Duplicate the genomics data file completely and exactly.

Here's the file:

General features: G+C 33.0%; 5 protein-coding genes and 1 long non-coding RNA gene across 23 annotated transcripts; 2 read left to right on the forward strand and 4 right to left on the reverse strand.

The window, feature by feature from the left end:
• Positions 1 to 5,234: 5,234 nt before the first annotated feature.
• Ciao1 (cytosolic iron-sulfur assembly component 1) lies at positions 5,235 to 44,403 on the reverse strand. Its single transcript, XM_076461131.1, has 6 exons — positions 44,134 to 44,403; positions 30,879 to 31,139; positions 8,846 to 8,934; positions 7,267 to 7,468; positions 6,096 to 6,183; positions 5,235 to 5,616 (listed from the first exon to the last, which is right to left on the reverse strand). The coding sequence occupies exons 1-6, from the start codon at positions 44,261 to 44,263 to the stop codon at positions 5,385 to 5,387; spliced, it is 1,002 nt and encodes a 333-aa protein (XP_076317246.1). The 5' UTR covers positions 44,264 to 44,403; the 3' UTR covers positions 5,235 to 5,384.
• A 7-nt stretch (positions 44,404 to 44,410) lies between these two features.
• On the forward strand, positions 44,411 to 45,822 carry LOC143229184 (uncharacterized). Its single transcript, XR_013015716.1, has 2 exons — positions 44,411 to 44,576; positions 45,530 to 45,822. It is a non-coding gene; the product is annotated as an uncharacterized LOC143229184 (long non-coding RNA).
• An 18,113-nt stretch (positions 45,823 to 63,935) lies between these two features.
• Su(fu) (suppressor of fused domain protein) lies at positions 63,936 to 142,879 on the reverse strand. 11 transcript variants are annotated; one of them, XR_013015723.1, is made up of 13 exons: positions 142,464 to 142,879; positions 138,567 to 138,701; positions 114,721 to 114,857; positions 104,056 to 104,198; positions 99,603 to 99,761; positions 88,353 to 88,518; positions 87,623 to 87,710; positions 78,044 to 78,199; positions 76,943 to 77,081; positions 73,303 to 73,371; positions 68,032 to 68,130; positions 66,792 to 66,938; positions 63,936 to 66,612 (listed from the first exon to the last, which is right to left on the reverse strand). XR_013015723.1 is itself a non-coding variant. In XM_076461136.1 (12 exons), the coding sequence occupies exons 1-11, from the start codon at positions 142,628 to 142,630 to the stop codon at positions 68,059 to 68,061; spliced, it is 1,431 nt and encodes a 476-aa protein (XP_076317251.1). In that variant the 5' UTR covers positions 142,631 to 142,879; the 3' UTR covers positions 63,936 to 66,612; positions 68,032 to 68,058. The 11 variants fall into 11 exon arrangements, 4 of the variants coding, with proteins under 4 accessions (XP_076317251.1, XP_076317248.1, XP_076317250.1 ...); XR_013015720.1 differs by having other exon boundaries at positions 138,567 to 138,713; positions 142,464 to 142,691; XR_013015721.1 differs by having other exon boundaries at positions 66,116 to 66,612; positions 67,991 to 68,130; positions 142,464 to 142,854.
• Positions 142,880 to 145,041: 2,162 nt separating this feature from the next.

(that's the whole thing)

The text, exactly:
General features: G+C 33.0%; 5 protein-coding genes and 1 long non-coding RNA gene across 23 annotated transcripts; 2 read left to right on the forward strand and 4 right to left on the reverse strand.

The window, feature by feature from the left end:
• Positions 1 to 5,234: 5,234 nt before the first annotated feature.
• Ciao1 (cytosolic iron-sulfur assembly component 1) lies at positions 5,235 to 44,403 on the reverse strand. Its single transcript, XM_076461131.1, has 6 exons — positions 44,134 to 44,403; positions 30,879 to 31,139; positions 8,846 to 8,934; positions 7,267 to 7,468; positions 6,096 to 6,183; positions 5,235 to 5,616 (listed from the first exon to the last, which is right to left on the reverse strand). The coding sequence occupies exons 1-6, from the start codon at positions 44,261 to 44,263 to the stop codon at positions 5,385 to 5,387; spliced, it is 1,002 nt and encodes a 333-aa protein (XP_076317246.1). The 5' UTR covers positions 44,264 to 44,403; the 3' UTR covers positions 5,235 to 5,384.
• A 7-nt stretch (positions 44,404 to 44,410) lies between these two features.
• On the forward strand, positions 44,411 to 45,822 carry LOC143229184 (uncharacterized). Its single transcript, XR_013015716.1, has 2 exons — positions 44,411 to 44,576; positions 45,530 to 45,822. It is a non-coding gene; the product is annotated as an uncharacterized LOC143229184 (long non-coding RNA).
• An 18,113-nt stretch (positions 45,823 to 63,935) lies between these two features.
• Su(fu) (suppressor of fused domain protein) lies at positions 63,936 to 142,879 on the reverse strand. 11 transcript variants are annotated; one of them, XR_013015723.1, is made up of 13 exons: positions 142,464 to 142,879; positions 138,567 to 138,701; positions 114,721 to 114,857; positions 104,056 to 104,198; positions 99,603 to 99,761; positions 88,353 to 88,518; positions 87,623 to 87,710; positions 78,044 to 78,199; positions 76,943 to 77,081; positions 73,303 to 73,371; positions 68,032 to 68,130; positions 66,792 to 66,938; positions 63,936 to 66,612 (listed from the first exon to the last, which is right to left on the reverse strand). XR_013015723.1 is itself a non-coding variant. In XM_076461136.1 (12 exons), the coding sequence occupies exons 1-11, from the start codon at positions 142,628 to 142,630 to the stop codon at positions 68,059 to 68,061; spliced, it is 1,431 nt and encodes a 476-aa protein (XP_076317251.1). In that variant the 5' UTR covers positions 142,631 to 142,879; the 3' UTR covers positions 63,936 to 66,612; positions 68,032 to 68,058. The 11 variants fall into 11 exon arrangements, 4 of the variants coding, with proteins under 4 accessions (XP_076317251.1, XP_076317248.1, XP_076317250.1 ...); XR_013015720.1 differs by having other exon boundaries at positions 138,567 to 138,713; positions 142,464 to 142,691; XR_013015721.1 differs by having other exon boundaries at positions 66,116 to 66,612; positions 67,991 to 68,130; positions 142,464 to 142,854.
• Positions 142,880 to 145,041: 2,162 nt separating this feature from the next.